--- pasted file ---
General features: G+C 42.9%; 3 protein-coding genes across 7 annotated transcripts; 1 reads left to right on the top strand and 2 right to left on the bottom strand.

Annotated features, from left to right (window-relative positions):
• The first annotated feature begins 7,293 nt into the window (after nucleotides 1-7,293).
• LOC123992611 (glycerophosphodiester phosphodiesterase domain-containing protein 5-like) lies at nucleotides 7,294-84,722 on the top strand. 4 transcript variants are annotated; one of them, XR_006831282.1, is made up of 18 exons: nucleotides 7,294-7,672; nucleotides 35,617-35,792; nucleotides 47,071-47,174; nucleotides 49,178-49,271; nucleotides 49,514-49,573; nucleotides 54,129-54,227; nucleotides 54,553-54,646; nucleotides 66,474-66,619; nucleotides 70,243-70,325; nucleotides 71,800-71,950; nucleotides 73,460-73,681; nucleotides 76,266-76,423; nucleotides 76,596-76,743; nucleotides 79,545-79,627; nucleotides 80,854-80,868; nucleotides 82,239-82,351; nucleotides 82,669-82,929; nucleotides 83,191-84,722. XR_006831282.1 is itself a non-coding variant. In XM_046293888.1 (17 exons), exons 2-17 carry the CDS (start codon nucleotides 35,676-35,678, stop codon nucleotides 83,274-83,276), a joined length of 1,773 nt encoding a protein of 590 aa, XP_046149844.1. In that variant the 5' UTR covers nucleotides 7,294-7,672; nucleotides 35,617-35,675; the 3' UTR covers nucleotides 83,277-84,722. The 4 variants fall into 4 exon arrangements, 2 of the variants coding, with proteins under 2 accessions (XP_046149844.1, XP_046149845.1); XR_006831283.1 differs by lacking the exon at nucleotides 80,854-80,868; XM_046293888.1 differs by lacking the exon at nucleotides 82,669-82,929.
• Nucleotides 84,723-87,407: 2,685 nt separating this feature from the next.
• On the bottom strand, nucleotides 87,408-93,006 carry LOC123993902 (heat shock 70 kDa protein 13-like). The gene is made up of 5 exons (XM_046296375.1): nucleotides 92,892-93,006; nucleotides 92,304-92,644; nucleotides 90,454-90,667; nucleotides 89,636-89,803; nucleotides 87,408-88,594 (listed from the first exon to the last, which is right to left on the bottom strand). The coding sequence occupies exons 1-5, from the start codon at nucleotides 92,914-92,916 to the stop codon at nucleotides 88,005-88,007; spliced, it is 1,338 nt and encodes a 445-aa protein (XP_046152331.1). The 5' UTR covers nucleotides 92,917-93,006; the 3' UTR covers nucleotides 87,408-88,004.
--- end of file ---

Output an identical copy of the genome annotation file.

General features: G+C 42.9%; 3 protein-coding genes across 7 annotated transcripts; 1 reads left to right on the top strand and 2 right to left on the bottom strand.

Annotated features, from left to right (window-relative positions):
• The first annotated feature begins 7,293 nt into the window (after nucleotides 1-7,293).
• LOC123992611 (glycerophosphodiester phosphodiesterase domain-containing protein 5-like) lies at nucleotides 7,294-84,722 on the top strand. 4 transcript variants are annotated; one of them, XR_006831282.1, is made up of 18 exons: nucleotides 7,294-7,672; nucleotides 35,617-35,792; nucleotides 47,071-47,174; nucleotides 49,178-49,271; nucleotides 49,514-49,573; nucleotides 54,129-54,227; nucleotides 54,553-54,646; nucleotides 66,474-66,619; nucleotides 70,243-70,325; nucleotides 71,800-71,950; nucleotides 73,460-73,681; nucleotides 76,266-76,423; nucleotides 76,596-76,743; nucleotides 79,545-79,627; nucleotides 80,854-80,868; nucleotides 82,239-82,351; nucleotides 82,669-82,929; nucleotides 83,191-84,722. XR_006831282.1 is itself a non-coding variant. In XM_046293888.1 (17 exons), exons 2-17 carry the CDS (start codon nucleotides 35,676-35,678, stop codon nucleotides 83,274-83,276), a joined length of 1,773 nt encoding a protein of 590 aa, XP_046149844.1. In that variant the 5' UTR covers nucleotides 7,294-7,672; nucleotides 35,617-35,675; the 3' UTR covers nucleotides 83,277-84,722. The 4 variants fall into 4 exon arrangements, 2 of the variants coding, with proteins under 2 accessions (XP_046149844.1, XP_046149845.1); XR_006831283.1 differs by lacking the exon at nucleotides 80,854-80,868; XM_046293888.1 differs by lacking the exon at nucleotides 82,669-82,929.
• Nucleotides 84,723-87,407: 2,685 nt separating this feature from the next.
• On the bottom strand, nucleotides 87,408-93,006 carry LOC123993902 (heat shock 70 kDa protein 13-like). The gene is made up of 5 exons (XM_046296375.1): nucleotides 92,892-93,006; nucleotides 92,304-92,644; nucleotides 90,454-90,667; nucleotides 89,636-89,803; nucleotides 87,408-88,594 (listed from the first exon to the last, which is right to left on the bottom strand). The coding sequence occupies exons 1-5, from the start codon at nucleotides 92,914-92,916 to the stop codon at nucleotides 88,005-88,007; spliced, it is 1,338 nt and encodes a 445-aa protein (XP_046152331.1). The 5' UTR covers nucleotides 92,917-93,006; the 3' UTR covers nucleotides 87,408-88,004.